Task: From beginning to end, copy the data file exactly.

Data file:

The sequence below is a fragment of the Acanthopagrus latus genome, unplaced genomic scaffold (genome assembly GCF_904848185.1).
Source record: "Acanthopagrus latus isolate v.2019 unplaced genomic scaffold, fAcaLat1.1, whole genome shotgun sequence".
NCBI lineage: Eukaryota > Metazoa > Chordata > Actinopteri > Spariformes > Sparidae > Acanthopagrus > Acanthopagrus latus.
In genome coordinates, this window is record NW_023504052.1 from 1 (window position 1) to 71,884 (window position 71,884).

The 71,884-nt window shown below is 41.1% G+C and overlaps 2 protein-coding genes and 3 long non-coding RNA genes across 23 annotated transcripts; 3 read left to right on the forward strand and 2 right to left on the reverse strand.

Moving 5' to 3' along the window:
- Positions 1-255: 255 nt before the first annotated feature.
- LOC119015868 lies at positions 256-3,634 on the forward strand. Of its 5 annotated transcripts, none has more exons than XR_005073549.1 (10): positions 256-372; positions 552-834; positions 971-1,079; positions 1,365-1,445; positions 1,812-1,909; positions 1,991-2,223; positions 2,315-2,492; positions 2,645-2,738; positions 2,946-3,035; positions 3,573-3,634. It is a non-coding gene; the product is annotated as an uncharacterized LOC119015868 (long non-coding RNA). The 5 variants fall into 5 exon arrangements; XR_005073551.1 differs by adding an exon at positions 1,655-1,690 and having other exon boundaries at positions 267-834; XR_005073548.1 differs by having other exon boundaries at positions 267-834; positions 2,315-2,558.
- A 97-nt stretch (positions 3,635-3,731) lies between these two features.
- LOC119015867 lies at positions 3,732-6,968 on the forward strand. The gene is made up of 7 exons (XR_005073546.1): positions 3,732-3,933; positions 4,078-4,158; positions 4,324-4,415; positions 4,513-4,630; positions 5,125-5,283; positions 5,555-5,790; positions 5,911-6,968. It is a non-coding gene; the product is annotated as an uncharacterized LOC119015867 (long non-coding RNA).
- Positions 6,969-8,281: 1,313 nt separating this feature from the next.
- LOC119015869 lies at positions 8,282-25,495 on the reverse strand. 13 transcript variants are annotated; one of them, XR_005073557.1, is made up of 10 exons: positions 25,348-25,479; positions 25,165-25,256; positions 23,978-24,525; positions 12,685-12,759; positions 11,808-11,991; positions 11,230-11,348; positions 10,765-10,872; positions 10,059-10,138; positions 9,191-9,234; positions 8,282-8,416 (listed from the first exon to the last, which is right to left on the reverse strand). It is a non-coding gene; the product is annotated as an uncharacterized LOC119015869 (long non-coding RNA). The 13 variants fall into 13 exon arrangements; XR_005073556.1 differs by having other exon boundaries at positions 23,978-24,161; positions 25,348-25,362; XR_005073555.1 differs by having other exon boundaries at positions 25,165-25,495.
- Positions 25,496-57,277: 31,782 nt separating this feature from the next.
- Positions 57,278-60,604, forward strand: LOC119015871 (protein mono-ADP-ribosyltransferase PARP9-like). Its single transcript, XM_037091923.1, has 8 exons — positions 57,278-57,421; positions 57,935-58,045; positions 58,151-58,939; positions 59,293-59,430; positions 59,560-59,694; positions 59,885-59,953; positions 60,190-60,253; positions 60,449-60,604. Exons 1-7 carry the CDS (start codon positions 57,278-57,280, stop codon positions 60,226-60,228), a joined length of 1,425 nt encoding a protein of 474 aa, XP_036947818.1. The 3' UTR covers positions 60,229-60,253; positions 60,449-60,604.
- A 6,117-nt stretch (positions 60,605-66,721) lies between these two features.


The sequence below is a fragment of the Acanthopagrus latus genome, unplaced genomic scaffold (genome assembly GCF_904848185.1).
Source record: "Acanthopagrus latus isolate v.2019 unplaced genomic scaffold, fAcaLat1.1, whole genome shotgun sequence".
NCBI lineage: Eukaryota > Metazoa > Chordata > Actinopteri > Spariformes > Sparidae > Acanthopagrus > Acanthopagrus latus.
In genome coordinates, this window is record NW_023504052.1 from 1 (window position 1) to 71,884 (window position 71,884).

The 71,884-nt window shown below is 41.1% G+C and overlaps 2 protein-coding genes and 3 long non-coding RNA genes across 23 annotated transcripts; 3 read left to right on the forward strand and 2 right to left on the reverse strand.

Moving 5' to 3' along the window:
- Positions 1-255: 255 nt before the first annotated feature.
- LOC119015868 lies at positions 256-3,634 on the forward strand. Of its 5 annotated transcripts, none has more exons than XR_005073549.1 (10): positions 256-372; positions 552-834; positions 971-1,079; positions 1,365-1,445; positions 1,812-1,909; positions 1,991-2,223; positions 2,315-2,492; positions 2,645-2,738; positions 2,946-3,035; positions 3,573-3,634. It is a non-coding gene; the product is annotated as an uncharacterized LOC119015868 (long non-coding RNA). The 5 variants fall into 5 exon arrangements; XR_005073551.1 differs by adding an exon at positions 1,655-1,690 and having other exon boundaries at positions 267-834; XR_005073548.1 differs by having other exon boundaries at positions 267-834; positions 2,315-2,558.
- A 97-nt stretch (positions 3,635-3,731) lies between these two features.
- LOC119015867 lies at positions 3,732-6,968 on the forward strand. The gene is made up of 7 exons (XR_005073546.1): positions 3,732-3,933; positions 4,078-4,158; positions 4,324-4,415; positions 4,513-4,630; positions 5,125-5,283; positions 5,555-5,790; positions 5,911-6,968. It is a non-coding gene; the product is annotated as an uncharacterized LOC119015867 (long non-coding RNA).
- Positions 6,969-8,281: 1,313 nt separating this feature from the next.
- LOC119015869 lies at positions 8,282-25,495 on the reverse strand. 13 transcript variants are annotated; one of them, XR_005073557.1, is made up of 10 exons: positions 25,348-25,479; positions 25,165-25,256; positions 23,978-24,525; positions 12,685-12,759; positions 11,808-11,991; positions 11,230-11,348; positions 10,765-10,872; positions 10,059-10,138; positions 9,191-9,234; positions 8,282-8,416 (listed from the first exon to the last, which is right to left on the reverse strand). It is a non-coding gene; the product is annotated as an uncharacterized LOC119015869 (long non-coding RNA). The 13 variants fall into 13 exon arrangements; XR_005073556.1 differs by having other exon boundaries at positions 23,978-24,161; positions 25,348-25,362; XR_005073555.1 differs by having other exon boundaries at positions 25,165-25,495.
- Positions 25,496-57,277: 31,782 nt separating this feature from the next.
- Positions 57,278-60,604, forward strand: LOC119015871 (protein mono-ADP-ribosyltransferase PARP9-like). Its single transcript, XM_037091923.1, has 8 exons — positions 57,278-57,421; positions 57,935-58,045; positions 58,151-58,939; positions 59,293-59,430; positions 59,560-59,694; positions 59,885-59,953; positions 60,190-60,253; positions 60,449-60,604. Exons 1-7 carry the CDS (start codon positions 57,278-57,280, stop codon positions 60,226-60,228), a joined length of 1,425 nt encoding a protein of 474 aa, XP_036947818.1. The 3' UTR covers positions 60,229-60,253; positions 60,449-60,604.
- A 6,117-nt stretch (positions 60,605-66,721) lies between these two features.